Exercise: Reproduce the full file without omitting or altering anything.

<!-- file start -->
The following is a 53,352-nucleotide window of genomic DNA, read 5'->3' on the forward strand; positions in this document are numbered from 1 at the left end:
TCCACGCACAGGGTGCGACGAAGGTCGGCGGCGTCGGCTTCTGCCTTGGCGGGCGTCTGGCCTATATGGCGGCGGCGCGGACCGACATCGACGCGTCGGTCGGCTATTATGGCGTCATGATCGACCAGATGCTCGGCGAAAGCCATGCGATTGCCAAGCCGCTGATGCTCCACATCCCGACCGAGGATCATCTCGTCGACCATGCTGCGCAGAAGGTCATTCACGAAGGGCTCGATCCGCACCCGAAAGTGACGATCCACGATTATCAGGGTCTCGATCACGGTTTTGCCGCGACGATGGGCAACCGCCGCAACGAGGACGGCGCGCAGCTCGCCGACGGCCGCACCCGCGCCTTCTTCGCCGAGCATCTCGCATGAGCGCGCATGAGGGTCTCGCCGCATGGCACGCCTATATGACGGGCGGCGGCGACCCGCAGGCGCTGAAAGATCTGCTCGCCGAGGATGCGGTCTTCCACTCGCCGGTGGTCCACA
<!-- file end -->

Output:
The following is a 53,352-nucleotide window of genomic DNA, read 5'->3' on the forward strand; positions in this document are numbered from 1 at the left end:
TCCACGCACAGGGTGCGACGAAGGTCGGCGGCGTCGGCTTCTGCCTTGGCGGGCGTCTGGCCTATATGGCGGCGGCGCGGACCGACATCGACGCGTCGGTCGGCTATTATGGCGTCATGATCGACCAGATGCTCGGCGAAAGCCATGCGATTGCCAAGCCGCTGATGCTCCACATCCCGACCGAGGATCATCTCGTCGACCATGCTGCGCAGAAGGTCATTCACGAAGGGCTCGATCCGCACCCGAAAGTGACGATCCACGATTATCAGGGTCTCGATCACGGTTTTGCCGCGACGATGGGCAACCGCCGCAACGAGGACGGCGCGCAGCTCGCCGACGGCCGCACCCGCGCCTTCTTCGCCGAGCATCTCGCATGAGCGCGCATGAGGGTCTCGCCGCATGGCACGCCTATATGACGGGCGGCGGCGACCCGCAGGCGCTGAAAGATCTGCTCGCCGAGGATGCGGTCTTCCACTCGCCGGTGGTCCACA